Investing for beginners

By Staff Writer
Many people want to be financially independent, yet when presented with a choice more tend to spend than save. But can consumers really be at fault when the industry lacks in transparency and investment product names sound like they come from out of space? With so many products around - where do you start?
What are investments?
An investment is an asset that has been purchased with the intention of generating an income. There are different types of investments available, such as shares and bonds. The most basic of which would be a savings account. Although you are not buying stocks or trading, your money is still working to earn you interest (income).
If a savings account is the route you are going to follow, make sure you shop around for the best account that suits your needs and provides you with a good rate of return. Speak to your bank about which is the best savings option for your needs. Just like a compound interest account, which will earn you interest on the interest.
For example, if you were to invest R10 000 at an interest rate of 6% compounded annually, after 12 months you would have earned R600 interest on your investment, leaving you with R10 600.
If this investment is left for a further 12 months, you earn R636 interest as you have now earned interest on your interest as well as on the original investment. If you invest the money at age 25 and cash in the investment at 65, the money has been compounding for 40 years, leaving you with R102 857,18.
The stock market (stock exchange) is where shares in companies and commodities can be bought and sold. In South Africa the most renowned exchange is the Johannesburg Stock Exchange (JSE). The JSE has a variety of investment options available, each explaining who the investment option is aimed at. For example, bonds are more suited for people who want to lower their risks and want to diversify their portfolios, and equities are a way in for people wanting to invest in a listed company and who are prepared to take on more risk.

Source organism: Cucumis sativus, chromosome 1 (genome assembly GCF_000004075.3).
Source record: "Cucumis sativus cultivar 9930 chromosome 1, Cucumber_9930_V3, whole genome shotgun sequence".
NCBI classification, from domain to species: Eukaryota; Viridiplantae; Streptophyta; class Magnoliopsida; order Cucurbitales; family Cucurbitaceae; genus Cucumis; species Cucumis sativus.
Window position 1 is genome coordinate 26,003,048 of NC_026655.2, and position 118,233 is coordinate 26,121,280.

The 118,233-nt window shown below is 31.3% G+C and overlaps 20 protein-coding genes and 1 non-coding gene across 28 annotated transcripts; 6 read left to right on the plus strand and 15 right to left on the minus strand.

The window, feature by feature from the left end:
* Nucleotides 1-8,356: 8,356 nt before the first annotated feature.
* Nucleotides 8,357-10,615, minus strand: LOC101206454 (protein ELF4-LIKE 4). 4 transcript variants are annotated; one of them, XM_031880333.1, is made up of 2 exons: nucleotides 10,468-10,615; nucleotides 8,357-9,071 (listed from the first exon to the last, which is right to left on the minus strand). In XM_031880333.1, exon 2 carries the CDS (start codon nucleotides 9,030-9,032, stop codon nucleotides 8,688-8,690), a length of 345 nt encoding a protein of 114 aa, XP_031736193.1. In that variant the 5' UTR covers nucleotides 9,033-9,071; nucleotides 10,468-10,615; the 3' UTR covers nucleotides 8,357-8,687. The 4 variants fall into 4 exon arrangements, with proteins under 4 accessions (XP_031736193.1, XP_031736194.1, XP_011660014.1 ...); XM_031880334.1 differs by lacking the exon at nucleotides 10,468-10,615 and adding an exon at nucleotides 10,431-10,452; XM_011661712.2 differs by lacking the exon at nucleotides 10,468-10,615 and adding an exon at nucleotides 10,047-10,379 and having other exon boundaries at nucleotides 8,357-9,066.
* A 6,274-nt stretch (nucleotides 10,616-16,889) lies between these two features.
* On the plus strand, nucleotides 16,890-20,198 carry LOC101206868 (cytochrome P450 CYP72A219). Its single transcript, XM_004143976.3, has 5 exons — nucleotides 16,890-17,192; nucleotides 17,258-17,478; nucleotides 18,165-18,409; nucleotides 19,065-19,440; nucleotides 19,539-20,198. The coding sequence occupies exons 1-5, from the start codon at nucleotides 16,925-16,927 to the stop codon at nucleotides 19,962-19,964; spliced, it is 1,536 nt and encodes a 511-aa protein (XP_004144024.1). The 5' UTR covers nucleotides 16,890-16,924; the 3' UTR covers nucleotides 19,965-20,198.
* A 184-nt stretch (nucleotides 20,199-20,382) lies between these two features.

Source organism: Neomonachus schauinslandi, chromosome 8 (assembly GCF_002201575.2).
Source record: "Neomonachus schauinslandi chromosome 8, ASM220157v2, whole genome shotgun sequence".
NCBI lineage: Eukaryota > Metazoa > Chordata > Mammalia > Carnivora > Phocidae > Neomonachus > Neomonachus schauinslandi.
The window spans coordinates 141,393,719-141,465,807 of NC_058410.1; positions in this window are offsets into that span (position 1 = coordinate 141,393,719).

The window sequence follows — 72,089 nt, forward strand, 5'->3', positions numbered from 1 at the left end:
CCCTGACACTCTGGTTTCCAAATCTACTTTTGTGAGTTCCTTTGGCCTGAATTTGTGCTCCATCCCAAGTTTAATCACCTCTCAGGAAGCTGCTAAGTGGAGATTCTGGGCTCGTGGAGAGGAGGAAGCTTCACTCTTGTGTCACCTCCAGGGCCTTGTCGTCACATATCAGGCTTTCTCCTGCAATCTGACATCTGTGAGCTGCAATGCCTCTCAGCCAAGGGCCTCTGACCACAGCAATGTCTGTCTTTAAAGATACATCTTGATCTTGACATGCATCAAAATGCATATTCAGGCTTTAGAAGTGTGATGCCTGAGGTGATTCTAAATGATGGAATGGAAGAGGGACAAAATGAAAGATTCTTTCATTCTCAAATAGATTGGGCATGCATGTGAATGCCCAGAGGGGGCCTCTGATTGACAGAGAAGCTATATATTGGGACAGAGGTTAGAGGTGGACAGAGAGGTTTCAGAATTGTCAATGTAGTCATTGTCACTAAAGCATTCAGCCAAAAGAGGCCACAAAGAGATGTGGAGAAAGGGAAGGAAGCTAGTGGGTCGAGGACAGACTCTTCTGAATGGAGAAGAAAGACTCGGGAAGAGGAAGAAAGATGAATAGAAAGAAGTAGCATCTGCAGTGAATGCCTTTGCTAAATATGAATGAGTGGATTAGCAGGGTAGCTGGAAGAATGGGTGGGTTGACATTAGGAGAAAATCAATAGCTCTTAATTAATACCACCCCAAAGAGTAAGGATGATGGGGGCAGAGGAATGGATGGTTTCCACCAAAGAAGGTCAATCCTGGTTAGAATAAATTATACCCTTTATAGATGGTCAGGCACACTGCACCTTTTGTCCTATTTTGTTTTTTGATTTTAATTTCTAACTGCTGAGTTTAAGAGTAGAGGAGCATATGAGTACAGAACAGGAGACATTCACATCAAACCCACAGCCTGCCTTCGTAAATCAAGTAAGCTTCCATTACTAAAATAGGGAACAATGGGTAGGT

The JSE Top 40 is the top 40 companies that are trading on the JSE. Some of the companies listed on the JSE Top 40 include: SAB Miller, Bidvest, MTN, Vodacom, Sanlam and Sasol.
Shares are often described as one of the equal parts into which a company's capital is divided, entitling the holder to a proportion of the profits. So when you own shares in a company, you are in essence part owner (shareholder) of that company. If you buy Sasol shares you are in fact a part owner of the company. The more shares you have the more influence you have over a company. A bond is when an investor loans money to a company for a predetermined period at a fixed interest rate. At the end of that period the investor will get their initial investment back, as well as the interest that accumulated over that period.
An investment term that you will come across is a 'basis point' (BPS). This is one hundredth of one percentage point. So if something goes up two basis points, it has gone up 0.02%. In the stock market this indicates the percentage that the cost of a unit (the shares you buy or sell) has increased or decreased.
What options are available for beginners?
For people just starting out, the thought of picking what to invest in, and knowing what to do and when can be daunting. To ease you into it, banks have several options available that allow the most inexperienced to experienced investor to invest easily.
First National Bank (FNB) offers a range of share investing options. For a beginner, there is the FNB Share Saver. Your shares are chosen for you from the top 100 JSE listed companies. To qualify you need a transactional account with FNB.
You have the option to invest R300 per month or a lump sum from R1 000 and up. Monthly fees are based on the market value of your portfolio (how much all your investments are worth). The other options are the Share Builder for people with a little more experience, and the Share Investor for experienced investors.